Feeds

'Amazon can't do what we do': Twitter-miner's BYO data centre heresy

DataSift strains with Hadoop

Beginner's guide to SSL certificates

Sometimes floating on somebody else’s cloud isn’t enough. Sometimes you just have to float alone – no matter how young you are. DataSift, the five-year-old big data company mining billions of tweets and Wikipedia edits, reckons it’s just one year away from building its own data centre.

DataSift sucks down 2TB of data from Twitter each day while it has two-and-a-half years' worth of Twitter data – 90 billion tweets – sitting on Hadoop servers. DataSift has also launched Wikistats, tracking trends on Jimmy "Jimbo" Wales’ crowd-surfing site. Wikistats records edits, peaking at up to 100 a second.

Nick Halstead, DataSift's founder and chief technology officer, reckons the cost and complexity of his current co-located and mixed set-up, means a data centre is on the cards – and soon. He ruled out a move to using a public cloud option, based on performance and cost.

“You can’t run what we run on Amazon from a cost and performance perspective,” he told The Reg during an interview.

DataSift wouldn’t be the first company working at what’s called “web scale” to build its own data centre, but it is possibly the youngest, the smallest (30 employees) and probably the only tech venture in today’s environment doing so with the potential assistance of venture capital.

Facebook was founded in 2004 and has just spent hundreds of millions building its own centres in Oregon, North Carolina and Sweden, although it still uses third parties in California and Virginia. Twitter, founded in 2006 last year, picked Utah for its first data centre. eBay, hailing from the dot-com era, is building a $287m data centre, also in Utah.

But why would they do this, when those pushing public clouds – such as Salesforce – are so emphatic that in this era of cheap and (ahem, Amazon) reliable data centres, building your own no longer makes financial or organisational sense?

Owning your own can mean lower costs in the long run with access to cheaper power, custom designed cooling and servers, and abundant capacity for expansion.

Server sanity

In DataSift’s case, it also means consolidation and sanity, with a potentially simpler network infrastructure that comes at a lower cost.

DataSift has its own 10 Hewlett-Packard racks plus 240 Dell racks run by Pulsant at two data centres in Reading, near Microsoft. The servers have 936 CPU cores and data filtering nodes can process up to 10,000 unique streams to keep up with what’s being said and deliver results.

Halstead has additional racks in reserve, ready to deploy, but reckons he already spends “a lot” of money on hardware. The real problem, Halstead says, isn’t the cost of rack space but what he calls “very complex” networking. DataSift uses the open-source Java Hadoop framework to process and serve terabytes of tweets and Wiki updates across its distributed, clustered servers. Hadoop means speed, but it’s never been a pushover to install and administer, as founder Doug Cutting told us here.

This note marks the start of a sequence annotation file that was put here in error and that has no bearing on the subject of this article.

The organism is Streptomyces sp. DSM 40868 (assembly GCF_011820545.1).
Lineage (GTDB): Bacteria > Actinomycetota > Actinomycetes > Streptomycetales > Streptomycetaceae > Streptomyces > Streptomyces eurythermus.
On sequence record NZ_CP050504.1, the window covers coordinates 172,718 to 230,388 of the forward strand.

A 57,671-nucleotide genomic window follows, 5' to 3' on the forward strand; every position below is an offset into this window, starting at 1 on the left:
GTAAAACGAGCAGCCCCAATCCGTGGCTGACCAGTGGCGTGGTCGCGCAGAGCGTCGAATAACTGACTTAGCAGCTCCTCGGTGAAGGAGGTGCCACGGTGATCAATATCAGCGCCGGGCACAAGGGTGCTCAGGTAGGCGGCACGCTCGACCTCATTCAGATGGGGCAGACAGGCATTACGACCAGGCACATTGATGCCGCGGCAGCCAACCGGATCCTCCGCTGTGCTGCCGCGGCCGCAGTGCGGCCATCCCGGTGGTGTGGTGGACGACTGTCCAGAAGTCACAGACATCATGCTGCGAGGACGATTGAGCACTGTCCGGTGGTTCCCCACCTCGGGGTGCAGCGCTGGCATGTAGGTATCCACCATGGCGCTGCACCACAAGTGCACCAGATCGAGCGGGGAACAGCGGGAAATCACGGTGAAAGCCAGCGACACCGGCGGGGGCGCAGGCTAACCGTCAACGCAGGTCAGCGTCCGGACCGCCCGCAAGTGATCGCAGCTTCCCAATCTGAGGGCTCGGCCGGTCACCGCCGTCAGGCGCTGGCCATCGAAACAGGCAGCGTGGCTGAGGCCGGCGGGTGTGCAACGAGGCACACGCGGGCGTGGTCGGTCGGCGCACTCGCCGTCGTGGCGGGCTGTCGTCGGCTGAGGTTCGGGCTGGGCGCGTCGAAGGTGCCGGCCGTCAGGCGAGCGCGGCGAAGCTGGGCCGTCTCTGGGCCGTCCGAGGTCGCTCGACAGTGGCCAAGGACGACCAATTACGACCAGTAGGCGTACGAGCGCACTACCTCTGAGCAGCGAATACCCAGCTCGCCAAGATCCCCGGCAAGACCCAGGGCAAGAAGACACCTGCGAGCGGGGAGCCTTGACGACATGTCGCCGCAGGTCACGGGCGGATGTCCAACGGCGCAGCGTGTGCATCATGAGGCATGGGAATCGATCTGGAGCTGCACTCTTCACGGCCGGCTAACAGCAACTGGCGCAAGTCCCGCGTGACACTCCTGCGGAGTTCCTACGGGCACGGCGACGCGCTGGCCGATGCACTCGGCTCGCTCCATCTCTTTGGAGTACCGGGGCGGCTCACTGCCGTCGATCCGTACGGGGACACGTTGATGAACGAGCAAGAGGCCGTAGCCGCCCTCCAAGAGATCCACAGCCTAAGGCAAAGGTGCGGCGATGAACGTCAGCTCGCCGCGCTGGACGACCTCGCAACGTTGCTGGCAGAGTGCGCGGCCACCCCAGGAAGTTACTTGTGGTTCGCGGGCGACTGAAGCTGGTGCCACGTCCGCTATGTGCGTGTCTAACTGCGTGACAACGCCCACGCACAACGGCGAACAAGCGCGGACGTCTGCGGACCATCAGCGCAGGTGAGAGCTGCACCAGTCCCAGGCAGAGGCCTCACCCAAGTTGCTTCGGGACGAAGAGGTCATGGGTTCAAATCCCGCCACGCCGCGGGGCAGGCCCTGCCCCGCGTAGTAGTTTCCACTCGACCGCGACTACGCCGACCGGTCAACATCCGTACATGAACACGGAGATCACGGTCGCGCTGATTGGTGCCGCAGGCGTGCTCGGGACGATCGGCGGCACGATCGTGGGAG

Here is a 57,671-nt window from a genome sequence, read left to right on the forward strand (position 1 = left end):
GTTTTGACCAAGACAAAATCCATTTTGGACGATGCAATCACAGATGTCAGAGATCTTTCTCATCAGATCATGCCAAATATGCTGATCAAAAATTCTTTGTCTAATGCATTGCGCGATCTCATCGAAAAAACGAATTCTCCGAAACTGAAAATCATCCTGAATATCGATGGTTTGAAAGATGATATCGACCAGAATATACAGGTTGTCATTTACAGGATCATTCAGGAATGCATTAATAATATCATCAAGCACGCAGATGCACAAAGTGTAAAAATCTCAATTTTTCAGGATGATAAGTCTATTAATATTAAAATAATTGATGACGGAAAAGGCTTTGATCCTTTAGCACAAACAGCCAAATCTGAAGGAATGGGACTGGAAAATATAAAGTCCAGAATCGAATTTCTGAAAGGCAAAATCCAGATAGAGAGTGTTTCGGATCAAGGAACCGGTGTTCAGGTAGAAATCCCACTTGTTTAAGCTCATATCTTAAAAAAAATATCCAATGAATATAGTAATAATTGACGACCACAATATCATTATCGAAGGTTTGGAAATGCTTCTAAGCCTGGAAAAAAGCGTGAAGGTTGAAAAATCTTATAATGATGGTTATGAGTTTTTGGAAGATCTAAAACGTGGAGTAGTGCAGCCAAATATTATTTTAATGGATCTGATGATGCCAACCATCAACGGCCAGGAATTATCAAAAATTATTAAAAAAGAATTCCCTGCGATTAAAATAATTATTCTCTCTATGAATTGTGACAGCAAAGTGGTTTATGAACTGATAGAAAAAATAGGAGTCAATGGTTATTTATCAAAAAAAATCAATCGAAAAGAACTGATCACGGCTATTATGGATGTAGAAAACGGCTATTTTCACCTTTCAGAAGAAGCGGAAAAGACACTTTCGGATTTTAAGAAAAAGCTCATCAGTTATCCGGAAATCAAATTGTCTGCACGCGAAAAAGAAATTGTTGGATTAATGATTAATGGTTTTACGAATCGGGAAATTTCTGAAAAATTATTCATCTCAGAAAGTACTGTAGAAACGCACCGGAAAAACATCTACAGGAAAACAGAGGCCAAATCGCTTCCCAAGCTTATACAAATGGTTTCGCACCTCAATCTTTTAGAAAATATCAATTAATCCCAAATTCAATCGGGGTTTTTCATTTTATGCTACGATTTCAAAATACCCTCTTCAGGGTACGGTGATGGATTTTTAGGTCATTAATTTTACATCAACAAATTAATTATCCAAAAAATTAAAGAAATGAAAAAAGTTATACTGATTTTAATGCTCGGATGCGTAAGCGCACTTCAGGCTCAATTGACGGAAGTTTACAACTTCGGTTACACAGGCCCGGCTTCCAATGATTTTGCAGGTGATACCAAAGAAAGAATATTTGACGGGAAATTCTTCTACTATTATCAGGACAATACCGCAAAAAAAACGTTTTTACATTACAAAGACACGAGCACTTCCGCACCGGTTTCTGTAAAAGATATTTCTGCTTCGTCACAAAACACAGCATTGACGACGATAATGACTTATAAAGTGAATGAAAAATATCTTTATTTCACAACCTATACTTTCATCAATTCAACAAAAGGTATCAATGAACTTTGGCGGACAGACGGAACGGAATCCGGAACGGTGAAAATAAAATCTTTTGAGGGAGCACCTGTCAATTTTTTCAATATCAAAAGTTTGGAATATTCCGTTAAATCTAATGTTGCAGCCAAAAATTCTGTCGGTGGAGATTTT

Security for virtualized datacentres

Next page: Hadoop strain

More from The Register

next story
It's Big, it's Blue... it's simply FABLESS! IBM's chip-free future
Or why the reversal of globalisation ain't gonna 'appen
'Hmm, why CAN'T I run a water pipe through that rack of media servers?'
Leaving Las Vegas for Armenia kludging and Dubai dune bashing
Facebook slurps 'paste sites' for STOLEN passwords, sprinkles on hash and salt
Zuck's ad empire DOESN'T see details in plain text. Phew!
CAGE MATCH: Microsoft, Dell open co-located bit barns in Oz
Whole new species of XaaS spawning in the antipodes
Microsoft and Dell’s cloud in a box: Instant Azure for the data centre
A less painful way to run Microsoft’s private cloud
AWS pulls desktop-as-a-service from the PC
Support for PCoIP protocol means zero clients can run cloudy desktops
prev story

Whitepapers

Choosing cloud Backup services
Demystify how you can address your data protection needs in your small- to medium-sized business and select the best online backup service to meet your needs.
Forging a new future with identity relationship management
Learn about ForgeRock's next generation IRM platform and how it is designed to empower CEOS's and enterprises to engage with consumers.
Security for virtualized datacentres
Legacy security solutions are inefficient due to the architectural differences between physical and virtual environments.
Reg Reader Research: SaaS based Email and Office Productivity Tools
Read this Reg reader report which provides advice and guidance for SMBs towards the use of SaaS based email and Office productivity tools.
Storage capacity and performance optimization at Mizuno USA
Mizuno USA turn to Tegile storage technology to solve both their SAN and backup issues.